Trump is targeting West Palm Beach, not just the West Bank

This message is being drummed in in Florida. Despite suggestions in the media that specific Trump and Republican outreach to Jews in Florida is negligible, even that there are more workers pursuing Jewish votes for Trump in the West Bank than in West Palm Beach, that's not really the case.

The Republican Party has been targeting Jewish voters in Florida for years. The Republican Party in Florida today advertises on highway billboards that voting Republican is essential to supporting Israel. Russian Jewish immigrants (who swing much more to the right) are hired by the Florida Republican Party to man Republican booths at early polling places. In 2012 the booth at our local early voting location flew a giant Israeli flag provided by the local GOP and featured a life-size cardboard cutout of Mitt Romney wearing a kipah.

Ending the GOP = support for Israel falsehood

The exclusive equation between any candidate thrown up by the GOP and support for Israel is just false. Trump has already made all kinds of contradictory remarks about America’s role in the Middle East. His latest piece of electionspeak, promising to move the U.S. embassy in Israel to Jerusalem, is similarly demagogic and unreliable.

In contrast, Hillary Clinton has steadfastly supported Israel and promises to continue strengthening the U.S.-Israel partnership. She is committed to combating BDS and anti-Semitism here and around the world. And she is both experienced and skilled at foreign policy. The Democratic party’s Israel platform is far closer to the positions held by the vast majority of Florida’s Jews.

Iran agreement scars

The same can be said for the Iran agreement. However, here too, the GOP’s simplistic equation of rejection of the deal with support for Israel is not only false, but rejected by Florida Jews, as it was by most American Jews.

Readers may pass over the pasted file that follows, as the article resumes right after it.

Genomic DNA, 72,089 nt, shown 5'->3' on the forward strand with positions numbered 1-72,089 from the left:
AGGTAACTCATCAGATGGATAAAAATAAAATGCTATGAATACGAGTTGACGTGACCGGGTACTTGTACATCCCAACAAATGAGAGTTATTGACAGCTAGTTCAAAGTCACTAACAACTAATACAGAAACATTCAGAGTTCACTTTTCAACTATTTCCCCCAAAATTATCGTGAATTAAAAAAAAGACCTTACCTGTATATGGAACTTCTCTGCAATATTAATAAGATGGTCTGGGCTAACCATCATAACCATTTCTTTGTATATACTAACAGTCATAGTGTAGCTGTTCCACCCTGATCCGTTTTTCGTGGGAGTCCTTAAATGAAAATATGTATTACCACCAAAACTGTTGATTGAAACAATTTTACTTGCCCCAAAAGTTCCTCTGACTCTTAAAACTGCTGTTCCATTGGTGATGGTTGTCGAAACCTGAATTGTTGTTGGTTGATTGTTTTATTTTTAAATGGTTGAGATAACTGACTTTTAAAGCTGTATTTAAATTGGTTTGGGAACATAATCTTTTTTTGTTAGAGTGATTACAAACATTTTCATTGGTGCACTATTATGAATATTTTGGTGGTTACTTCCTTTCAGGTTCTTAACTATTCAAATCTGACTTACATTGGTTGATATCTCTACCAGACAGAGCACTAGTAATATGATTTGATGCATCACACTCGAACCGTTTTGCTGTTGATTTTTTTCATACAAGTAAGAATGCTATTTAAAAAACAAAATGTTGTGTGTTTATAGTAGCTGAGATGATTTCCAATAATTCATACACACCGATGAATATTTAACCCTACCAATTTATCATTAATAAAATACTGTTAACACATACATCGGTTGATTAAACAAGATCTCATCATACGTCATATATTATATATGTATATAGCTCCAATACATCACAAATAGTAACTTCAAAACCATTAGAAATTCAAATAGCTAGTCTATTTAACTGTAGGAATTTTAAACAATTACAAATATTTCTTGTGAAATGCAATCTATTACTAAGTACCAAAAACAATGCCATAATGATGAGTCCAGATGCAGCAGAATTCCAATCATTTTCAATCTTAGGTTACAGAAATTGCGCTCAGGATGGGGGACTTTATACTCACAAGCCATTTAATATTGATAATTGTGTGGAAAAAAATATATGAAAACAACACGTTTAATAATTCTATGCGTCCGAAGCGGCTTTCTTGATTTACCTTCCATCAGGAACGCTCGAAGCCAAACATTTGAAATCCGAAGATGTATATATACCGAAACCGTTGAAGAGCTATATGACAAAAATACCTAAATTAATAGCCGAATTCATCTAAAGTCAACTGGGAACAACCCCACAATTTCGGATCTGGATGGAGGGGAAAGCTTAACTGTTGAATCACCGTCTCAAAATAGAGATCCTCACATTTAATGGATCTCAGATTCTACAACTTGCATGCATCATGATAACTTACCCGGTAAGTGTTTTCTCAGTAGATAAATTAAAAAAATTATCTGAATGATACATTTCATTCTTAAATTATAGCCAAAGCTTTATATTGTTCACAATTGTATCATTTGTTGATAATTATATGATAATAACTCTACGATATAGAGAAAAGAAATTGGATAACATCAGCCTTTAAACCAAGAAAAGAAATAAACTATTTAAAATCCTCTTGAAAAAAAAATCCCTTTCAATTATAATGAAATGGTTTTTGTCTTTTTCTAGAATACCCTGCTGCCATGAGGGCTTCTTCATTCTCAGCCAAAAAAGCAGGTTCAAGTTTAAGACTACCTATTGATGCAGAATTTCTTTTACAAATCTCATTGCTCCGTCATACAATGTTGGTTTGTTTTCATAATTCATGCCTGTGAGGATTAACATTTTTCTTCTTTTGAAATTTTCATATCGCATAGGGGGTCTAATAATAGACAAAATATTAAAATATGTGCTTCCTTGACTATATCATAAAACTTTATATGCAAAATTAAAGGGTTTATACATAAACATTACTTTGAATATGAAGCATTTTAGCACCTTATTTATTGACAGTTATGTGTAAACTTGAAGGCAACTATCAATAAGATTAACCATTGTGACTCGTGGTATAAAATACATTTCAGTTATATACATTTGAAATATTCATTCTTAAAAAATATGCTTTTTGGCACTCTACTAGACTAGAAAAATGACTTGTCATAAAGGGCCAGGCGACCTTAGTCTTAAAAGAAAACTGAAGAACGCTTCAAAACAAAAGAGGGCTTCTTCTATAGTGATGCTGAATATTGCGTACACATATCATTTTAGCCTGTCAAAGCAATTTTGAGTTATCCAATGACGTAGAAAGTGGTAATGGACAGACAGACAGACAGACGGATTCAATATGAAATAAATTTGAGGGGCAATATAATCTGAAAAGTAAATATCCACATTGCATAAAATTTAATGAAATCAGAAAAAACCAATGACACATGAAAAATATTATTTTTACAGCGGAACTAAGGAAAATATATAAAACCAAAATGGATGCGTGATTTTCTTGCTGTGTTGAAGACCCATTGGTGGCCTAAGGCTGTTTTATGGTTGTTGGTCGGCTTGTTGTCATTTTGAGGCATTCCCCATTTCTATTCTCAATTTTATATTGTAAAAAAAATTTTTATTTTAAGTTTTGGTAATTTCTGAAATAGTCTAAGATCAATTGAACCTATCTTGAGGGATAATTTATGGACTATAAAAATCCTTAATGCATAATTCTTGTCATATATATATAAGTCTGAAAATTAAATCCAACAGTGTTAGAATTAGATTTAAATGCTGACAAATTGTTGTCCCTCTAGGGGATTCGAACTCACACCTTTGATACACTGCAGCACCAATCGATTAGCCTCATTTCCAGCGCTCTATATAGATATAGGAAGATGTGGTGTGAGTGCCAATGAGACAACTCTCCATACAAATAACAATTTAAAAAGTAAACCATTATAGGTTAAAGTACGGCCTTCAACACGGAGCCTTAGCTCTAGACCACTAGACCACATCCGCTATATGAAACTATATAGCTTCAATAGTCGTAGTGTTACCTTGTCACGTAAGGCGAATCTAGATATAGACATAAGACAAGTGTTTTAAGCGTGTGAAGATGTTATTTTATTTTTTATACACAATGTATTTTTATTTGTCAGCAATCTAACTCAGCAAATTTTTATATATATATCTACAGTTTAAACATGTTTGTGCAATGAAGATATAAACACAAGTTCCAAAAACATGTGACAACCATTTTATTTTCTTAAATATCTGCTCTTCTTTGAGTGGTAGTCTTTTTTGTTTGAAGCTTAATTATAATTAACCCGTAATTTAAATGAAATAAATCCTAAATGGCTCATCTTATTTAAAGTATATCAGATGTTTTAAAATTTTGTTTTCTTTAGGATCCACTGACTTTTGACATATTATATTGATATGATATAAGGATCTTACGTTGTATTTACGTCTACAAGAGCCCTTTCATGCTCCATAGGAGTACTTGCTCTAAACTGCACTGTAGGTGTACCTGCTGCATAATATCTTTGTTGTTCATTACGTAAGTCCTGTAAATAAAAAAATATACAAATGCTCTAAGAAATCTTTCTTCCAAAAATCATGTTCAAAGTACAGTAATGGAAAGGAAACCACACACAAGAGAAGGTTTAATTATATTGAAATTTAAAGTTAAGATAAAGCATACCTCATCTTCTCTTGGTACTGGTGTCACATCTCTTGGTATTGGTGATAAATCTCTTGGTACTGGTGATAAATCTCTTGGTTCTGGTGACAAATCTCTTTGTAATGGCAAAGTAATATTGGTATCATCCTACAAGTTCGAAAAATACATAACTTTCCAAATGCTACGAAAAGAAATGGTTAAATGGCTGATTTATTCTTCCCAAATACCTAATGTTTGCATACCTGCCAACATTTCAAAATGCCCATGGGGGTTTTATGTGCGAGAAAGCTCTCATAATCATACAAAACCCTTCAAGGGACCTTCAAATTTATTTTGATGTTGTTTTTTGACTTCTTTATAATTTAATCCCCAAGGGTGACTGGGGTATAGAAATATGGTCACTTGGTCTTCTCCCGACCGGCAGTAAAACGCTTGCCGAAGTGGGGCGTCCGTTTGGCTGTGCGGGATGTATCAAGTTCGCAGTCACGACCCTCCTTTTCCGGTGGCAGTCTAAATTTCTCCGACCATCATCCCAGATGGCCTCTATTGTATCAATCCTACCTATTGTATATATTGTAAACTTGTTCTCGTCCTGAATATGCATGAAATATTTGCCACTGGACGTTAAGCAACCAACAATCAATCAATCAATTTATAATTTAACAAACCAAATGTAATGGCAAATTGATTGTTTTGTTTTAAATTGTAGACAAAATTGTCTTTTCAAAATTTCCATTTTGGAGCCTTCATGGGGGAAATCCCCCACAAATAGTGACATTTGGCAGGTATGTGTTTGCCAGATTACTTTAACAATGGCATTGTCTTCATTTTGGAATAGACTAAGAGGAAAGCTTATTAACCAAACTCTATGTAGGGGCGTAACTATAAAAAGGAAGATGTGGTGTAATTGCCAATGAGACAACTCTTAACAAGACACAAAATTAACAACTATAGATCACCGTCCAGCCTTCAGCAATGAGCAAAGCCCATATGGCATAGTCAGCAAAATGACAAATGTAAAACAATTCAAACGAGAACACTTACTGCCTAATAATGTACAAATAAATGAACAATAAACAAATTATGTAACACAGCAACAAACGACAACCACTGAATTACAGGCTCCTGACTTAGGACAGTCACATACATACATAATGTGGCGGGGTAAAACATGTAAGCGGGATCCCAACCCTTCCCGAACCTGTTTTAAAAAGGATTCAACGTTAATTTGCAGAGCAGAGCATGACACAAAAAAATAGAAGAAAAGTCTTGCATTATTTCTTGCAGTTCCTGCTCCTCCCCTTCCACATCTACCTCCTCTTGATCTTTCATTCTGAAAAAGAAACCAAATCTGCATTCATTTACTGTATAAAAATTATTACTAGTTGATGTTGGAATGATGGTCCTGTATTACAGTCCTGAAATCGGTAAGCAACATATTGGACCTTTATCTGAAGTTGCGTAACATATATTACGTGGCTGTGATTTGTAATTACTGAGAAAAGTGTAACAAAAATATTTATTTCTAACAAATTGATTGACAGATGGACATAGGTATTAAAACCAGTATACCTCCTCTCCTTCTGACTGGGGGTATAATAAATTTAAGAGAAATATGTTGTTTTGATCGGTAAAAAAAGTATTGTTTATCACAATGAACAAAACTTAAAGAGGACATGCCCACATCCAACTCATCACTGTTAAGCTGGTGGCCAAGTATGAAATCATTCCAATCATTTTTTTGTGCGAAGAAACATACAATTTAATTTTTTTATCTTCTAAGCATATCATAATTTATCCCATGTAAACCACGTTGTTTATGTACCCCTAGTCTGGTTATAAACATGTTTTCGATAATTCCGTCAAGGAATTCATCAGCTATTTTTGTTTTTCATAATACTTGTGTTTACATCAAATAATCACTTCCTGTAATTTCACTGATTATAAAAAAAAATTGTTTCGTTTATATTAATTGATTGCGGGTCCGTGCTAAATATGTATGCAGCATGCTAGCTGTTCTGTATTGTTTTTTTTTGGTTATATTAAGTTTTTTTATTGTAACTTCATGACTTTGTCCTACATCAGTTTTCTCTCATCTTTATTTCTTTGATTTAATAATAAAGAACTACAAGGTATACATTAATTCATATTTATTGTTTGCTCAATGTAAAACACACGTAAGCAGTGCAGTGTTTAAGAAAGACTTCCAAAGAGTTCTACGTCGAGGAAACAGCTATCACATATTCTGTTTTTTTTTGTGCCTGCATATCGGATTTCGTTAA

Even though it finally took effect over a year ago, the battle over the nuclear deal with Iran has not ended, especially not within the Jewish community. Still now, every day someone sends me a scathing email railing against the Iran agreement, knowing my advocacy for the Democrats and Hillary Clinton.

The Republican Party’s opposition, despite its allying with the major American Jewish institutions such as the AJC, AIPAC and local federations, pitted it at every level against the majority of Florida and American Jewry, who, according to polling, were supportive of the agreement. Those Jewish donors and voters who still punish Congressional Representatives who voted in support of the Iran agreement refuse to acknowledge that so far the deal is proving successful in securing its American objectives and greater security for Israel.

Stronger together

Clinton is a complete contrast with Trump. She shares the Jewish community’s deeply ingrained social justice values. Along with most Jews, she supports equal opportunity for all Americans, regardless of religion, race, gender or sexual orientation. She advocates for comprehensive immigration reform. She calls for preventing gun violence by expanding background checks and supporting laws that stop domestic abusers and criminals from purchasing guns. Her view that we are “stronger together” when we lift each other up is fundamental to the Jewish value Tikkun Olam “repairing the world.”

In my lifetime, I can never recall such an easy election choice. I support a candidate and party platform that align with both Jewish values and American democratic ideals. Alongside most Florida Jews, I will proudly cast my vote for Hillary Clinton.

Rabbi Mark L. Winer, a synagogue rabbi for 30 years in the U.S. and 13 years in the U.K., is President of the Florida Democratic Party Caucus of American Jews. He earned his Ph.D. in Sociology at Yale and has studied Jewish voting for over fifty years. He was appointed Member of the Order of the British Empire in 2014 by the Queen for building “social cohesion and interfaith dialogue in London and the United Kingdom.”